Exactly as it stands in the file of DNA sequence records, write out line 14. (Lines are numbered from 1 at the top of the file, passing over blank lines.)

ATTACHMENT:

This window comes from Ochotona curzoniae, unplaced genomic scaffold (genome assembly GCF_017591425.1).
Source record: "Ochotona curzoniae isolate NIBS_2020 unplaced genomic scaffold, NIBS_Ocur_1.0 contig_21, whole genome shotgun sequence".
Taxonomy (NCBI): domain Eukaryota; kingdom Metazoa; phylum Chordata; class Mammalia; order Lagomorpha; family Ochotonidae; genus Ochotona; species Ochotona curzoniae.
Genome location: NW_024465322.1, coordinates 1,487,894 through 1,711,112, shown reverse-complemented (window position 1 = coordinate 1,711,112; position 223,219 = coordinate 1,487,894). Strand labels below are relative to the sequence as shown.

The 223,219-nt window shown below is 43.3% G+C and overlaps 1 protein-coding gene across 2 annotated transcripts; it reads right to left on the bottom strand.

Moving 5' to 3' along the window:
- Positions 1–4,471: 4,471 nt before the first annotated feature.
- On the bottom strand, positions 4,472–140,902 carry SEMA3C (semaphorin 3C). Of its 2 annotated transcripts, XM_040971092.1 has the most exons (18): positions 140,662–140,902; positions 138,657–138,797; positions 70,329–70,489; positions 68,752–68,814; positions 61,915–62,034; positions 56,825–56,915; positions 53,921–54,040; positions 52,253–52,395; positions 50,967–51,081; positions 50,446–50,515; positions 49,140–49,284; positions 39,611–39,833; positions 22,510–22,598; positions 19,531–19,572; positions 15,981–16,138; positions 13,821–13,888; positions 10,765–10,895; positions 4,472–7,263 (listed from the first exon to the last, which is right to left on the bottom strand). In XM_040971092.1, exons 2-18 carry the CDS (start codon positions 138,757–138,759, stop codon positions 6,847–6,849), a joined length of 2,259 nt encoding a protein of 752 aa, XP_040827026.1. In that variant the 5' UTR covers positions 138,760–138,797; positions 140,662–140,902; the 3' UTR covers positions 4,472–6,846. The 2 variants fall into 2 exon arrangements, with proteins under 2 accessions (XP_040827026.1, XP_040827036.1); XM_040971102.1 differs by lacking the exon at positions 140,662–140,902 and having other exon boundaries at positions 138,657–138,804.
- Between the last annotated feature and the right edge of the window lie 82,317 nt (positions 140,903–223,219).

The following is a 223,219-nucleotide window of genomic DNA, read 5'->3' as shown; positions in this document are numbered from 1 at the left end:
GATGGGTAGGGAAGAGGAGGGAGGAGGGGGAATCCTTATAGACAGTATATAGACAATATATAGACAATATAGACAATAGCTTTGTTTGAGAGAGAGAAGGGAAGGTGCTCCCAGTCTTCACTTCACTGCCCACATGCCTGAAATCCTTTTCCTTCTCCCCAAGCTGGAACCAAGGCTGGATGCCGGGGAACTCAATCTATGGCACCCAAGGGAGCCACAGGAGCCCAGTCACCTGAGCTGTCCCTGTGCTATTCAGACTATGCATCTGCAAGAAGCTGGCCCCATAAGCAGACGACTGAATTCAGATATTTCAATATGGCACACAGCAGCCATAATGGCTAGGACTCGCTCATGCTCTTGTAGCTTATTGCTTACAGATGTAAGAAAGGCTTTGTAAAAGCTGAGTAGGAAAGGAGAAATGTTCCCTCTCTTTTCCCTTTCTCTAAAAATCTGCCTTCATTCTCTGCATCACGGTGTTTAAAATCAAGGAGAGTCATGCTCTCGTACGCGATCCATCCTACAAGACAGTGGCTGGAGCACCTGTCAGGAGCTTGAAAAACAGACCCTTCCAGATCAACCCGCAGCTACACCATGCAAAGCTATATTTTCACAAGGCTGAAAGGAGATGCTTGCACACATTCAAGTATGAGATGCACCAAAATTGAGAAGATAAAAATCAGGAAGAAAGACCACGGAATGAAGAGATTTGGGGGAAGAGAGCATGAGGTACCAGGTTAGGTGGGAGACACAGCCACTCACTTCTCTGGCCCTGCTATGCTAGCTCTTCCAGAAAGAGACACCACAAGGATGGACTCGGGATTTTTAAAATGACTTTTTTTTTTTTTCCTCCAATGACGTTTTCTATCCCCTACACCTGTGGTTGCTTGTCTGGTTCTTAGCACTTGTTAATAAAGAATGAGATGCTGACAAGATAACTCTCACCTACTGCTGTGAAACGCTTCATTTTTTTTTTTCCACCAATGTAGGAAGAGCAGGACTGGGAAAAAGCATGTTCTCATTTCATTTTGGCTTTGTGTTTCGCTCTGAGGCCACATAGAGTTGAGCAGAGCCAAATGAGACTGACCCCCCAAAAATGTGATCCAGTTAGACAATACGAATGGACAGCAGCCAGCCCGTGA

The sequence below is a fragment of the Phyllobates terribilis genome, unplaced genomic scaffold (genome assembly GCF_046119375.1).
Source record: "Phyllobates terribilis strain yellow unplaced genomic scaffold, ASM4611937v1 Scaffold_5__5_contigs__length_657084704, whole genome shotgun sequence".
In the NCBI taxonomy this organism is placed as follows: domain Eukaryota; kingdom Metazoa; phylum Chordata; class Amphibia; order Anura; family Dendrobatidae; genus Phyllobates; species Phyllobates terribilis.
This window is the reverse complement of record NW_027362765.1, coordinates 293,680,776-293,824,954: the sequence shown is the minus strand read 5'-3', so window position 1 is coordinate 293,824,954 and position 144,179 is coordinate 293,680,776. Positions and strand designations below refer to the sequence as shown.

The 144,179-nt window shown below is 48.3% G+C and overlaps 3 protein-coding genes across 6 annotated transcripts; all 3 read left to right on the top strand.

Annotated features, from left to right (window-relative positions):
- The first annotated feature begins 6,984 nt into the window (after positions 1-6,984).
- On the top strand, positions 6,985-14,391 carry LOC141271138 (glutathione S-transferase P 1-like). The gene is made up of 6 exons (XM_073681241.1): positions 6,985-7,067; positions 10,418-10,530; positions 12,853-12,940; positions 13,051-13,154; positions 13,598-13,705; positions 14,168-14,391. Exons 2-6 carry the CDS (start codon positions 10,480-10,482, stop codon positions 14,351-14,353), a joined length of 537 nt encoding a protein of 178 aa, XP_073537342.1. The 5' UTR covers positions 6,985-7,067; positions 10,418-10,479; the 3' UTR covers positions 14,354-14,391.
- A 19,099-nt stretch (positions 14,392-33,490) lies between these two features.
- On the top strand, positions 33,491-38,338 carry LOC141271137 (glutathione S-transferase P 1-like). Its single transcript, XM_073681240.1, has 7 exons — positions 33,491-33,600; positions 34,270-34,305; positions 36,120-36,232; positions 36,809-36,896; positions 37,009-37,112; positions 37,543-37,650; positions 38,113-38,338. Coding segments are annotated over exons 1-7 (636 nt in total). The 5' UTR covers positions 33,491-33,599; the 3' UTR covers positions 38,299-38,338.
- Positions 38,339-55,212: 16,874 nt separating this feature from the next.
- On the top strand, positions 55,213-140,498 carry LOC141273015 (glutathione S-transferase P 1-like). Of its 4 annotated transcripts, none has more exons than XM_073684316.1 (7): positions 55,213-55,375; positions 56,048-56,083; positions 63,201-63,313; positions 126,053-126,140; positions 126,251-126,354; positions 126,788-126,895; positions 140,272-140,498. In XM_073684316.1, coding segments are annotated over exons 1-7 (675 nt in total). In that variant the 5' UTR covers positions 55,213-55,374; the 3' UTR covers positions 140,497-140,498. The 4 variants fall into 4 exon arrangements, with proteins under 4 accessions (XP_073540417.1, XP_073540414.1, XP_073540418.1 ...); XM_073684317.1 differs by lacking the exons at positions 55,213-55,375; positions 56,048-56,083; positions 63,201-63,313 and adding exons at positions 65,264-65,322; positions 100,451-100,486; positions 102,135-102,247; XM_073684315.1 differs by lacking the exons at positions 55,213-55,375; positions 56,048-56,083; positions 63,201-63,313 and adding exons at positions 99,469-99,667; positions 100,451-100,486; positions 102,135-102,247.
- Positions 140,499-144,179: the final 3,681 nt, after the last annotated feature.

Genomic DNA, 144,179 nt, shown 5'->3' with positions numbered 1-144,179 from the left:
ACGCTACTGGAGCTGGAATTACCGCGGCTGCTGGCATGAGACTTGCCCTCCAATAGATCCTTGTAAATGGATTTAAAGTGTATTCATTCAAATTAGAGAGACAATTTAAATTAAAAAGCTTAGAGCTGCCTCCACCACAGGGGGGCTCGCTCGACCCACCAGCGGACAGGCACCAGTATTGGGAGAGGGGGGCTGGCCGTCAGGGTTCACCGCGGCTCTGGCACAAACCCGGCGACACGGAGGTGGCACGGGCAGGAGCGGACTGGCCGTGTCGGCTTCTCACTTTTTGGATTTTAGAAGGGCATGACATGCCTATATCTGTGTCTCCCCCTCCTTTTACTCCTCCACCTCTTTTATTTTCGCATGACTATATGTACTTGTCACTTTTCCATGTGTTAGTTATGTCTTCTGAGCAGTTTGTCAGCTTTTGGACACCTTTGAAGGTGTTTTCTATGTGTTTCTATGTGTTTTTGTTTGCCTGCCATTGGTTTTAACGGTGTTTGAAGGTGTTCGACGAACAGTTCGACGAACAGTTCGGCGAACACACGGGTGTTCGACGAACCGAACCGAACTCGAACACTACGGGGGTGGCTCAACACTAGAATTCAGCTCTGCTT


In the NCBI taxonomy this organism is placed as follows: domain Eukaryota; kingdom Metazoa; phylum Chordata; class Amphibia; order Anura; family Dendrobatidae; genus Phyllobates; species Phyllobates terribilis.